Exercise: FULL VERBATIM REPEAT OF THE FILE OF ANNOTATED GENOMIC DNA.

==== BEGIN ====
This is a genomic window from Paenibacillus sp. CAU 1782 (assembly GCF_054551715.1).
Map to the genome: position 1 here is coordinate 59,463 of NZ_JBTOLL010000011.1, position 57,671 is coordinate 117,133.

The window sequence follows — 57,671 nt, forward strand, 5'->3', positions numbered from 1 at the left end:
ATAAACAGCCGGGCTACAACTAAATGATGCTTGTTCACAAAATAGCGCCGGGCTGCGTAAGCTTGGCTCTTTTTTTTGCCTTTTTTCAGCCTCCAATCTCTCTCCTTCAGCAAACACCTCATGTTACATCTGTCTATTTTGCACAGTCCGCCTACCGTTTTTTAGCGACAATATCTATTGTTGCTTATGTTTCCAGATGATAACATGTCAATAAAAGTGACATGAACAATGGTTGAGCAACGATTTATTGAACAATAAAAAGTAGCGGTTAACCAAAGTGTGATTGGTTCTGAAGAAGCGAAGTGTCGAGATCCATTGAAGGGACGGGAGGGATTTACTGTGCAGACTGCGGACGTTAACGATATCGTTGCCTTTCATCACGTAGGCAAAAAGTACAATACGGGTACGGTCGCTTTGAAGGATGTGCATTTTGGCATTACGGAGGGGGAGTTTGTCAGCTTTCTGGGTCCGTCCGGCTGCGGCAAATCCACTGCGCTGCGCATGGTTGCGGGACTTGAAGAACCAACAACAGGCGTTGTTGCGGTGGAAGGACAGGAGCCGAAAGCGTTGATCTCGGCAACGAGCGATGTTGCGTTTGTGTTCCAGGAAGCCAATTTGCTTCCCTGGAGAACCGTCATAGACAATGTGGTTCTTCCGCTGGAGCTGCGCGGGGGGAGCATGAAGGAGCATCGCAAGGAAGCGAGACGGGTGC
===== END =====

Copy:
This is a genomic window from Paenibacillus sp. CAU 1782 (assembly GCF_054551715.1).
Map to the genome: position 1 here is coordinate 59,463 of NZ_JBTOLL010000011.1, position 57,671 is coordinate 117,133.

The window sequence follows — 57,671 nt, forward strand, 5'->3', positions numbered from 1 at the left end:
ATAAACAGCCGGGCTACAACTAAATGATGCTTGTTCACAAAATAGCGCCGGGCTGCGTAAGCTTGGCTCTTTTTTTTGCCTTTTTTCAGCCTCCAATCTCTCTCCTTCAGCAAACACCTCATGTTACATCTGTCTATTTTGCACAGTCCGCCTACCGTTTTTTAGCGACAATATCTATTGTTGCTTATGTTTCCAGATGATAACATGTCAATAAAAGTGACATGAACAATGGTTGAGCAACGATTTATTGAACAATAAAAAGTAGCGGTTAACCAAAGTGTGATTGGTTCTGAAGAAGCGAAGTGTCGAGATCCATTGAAGGGACGGGAGGGATTTACTGTGCAGACTGCGGACGTTAACGATATCGTTGCCTTTCATCACGTAGGCAAAAAGTACAATACGGGTACGGTCGCTTTGAAGGATGTGCATTTTGGCATTACGGAGGGGGAGTTTGTCAGCTTTCTGGGTCCGTCCGGCTGCGGCAAATCCACTGCGCTGCGCATGGTTGCGGGACTTGAAGAACCAACAACAGGCGTTGTTGCGGTGGAAGGACAGGAGCCGAAAGCGTTGATCTCGGCAACGAGCGATGTTGCGTTTGTGTTCCAGGAAGCCAATTTGCTTCCCTGGAGAACCGTCATAGACAATGTGGTTCTTCCGCTGGAGCTGCGCGGGGGGAGCATGAAGGAGCATCGCAAGGAAGCGAGACGGGTGC